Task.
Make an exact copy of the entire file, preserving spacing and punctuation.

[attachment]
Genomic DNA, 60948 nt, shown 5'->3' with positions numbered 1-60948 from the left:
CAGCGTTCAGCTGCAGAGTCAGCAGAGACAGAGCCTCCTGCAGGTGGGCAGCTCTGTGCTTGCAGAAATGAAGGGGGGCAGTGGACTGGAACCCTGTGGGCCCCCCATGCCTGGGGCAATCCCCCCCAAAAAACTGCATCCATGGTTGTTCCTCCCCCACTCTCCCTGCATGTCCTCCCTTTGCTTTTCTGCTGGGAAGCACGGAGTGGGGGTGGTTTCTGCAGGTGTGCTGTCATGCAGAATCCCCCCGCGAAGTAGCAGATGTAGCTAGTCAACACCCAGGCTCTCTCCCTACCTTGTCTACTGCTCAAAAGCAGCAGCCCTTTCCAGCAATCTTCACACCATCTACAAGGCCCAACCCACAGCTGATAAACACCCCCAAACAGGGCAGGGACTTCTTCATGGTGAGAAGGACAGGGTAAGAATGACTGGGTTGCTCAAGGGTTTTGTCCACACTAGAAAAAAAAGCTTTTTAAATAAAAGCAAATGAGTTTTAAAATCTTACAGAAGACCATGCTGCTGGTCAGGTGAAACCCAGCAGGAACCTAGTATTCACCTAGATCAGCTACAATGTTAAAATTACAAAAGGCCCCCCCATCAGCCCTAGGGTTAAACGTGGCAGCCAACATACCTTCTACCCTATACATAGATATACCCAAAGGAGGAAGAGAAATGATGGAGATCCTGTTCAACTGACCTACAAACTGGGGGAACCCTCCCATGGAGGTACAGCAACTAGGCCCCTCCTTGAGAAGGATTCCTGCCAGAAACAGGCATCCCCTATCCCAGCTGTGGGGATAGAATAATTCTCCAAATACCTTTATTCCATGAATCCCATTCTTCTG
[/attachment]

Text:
Genomic DNA, 60948 nt, shown 5'->3' with positions numbered 1-60948 from the left:
CAGCGTTCAGCTGCAGAGTCAGCAGAGACAGAGCCTCCTGCAGGTGGGCAGCTCTGTGCTTGCAGAAATGAAGGGGGGCAGTGGACTGGAACCCTGTGGGCCCCCCATGCCTGGGGCAATCCCCCCCAAAAAACTGCATCCATGGTTGTTCCTCCCCCACTCTCCCTGCATGTCCTCCCTTTGCTTTTCTGCTGGGAAGCACGGAGTGGGGGTGGTTTCTGCAGGTGTGCTGTCATGCAGAATCCCCCCGCGAAGTAGCAGATGTAGCTAGTCAACACCCAGGCTCTCTCCCTACCTTGTCTACTGCTCAAAAGCAGCAGCCCTTTCCAGCAATCTTCACACCATCTACAAGGCCCAACCCACAGCTGATAAACACCCCCAAACAGGGCAGGGACTTCTTCATGGTGAGAAGGACAGGGTAAGAATGACTGGGTTGCTCAAGGGTTTTGTCCACACTAGAAAAAAAAGCTTTTTAAATAAAAGCAAATGAGTTTTAAAATCTTACAGAAGACCATGCTGCTGGTCAGGTGAAACCCAGCAGGAACCTAGTATTCACCTAGATCAGCTACAATGTTAAAATTACAAAAGGCCCCCCCATCAGCCCTAGGGTTAAACGTGGCAGCCAACATACCTTCTACCCTATACATAGATATACCCAAAGGAGGAAGAGAAATGATGGAGATCCTGTTCAACTGACCTACAAACTGGGGGAACCCTCCCATGGAGGTACAGCAACTAGGCCCCTCCTTGAGAAGGATTCCTGCCAGAAACAGGCATCCCCTATCCCAGCTGTGGGGATAGAATAATTCTCCAAATACCTTTATTCCATGAATCCCATTCTTCTG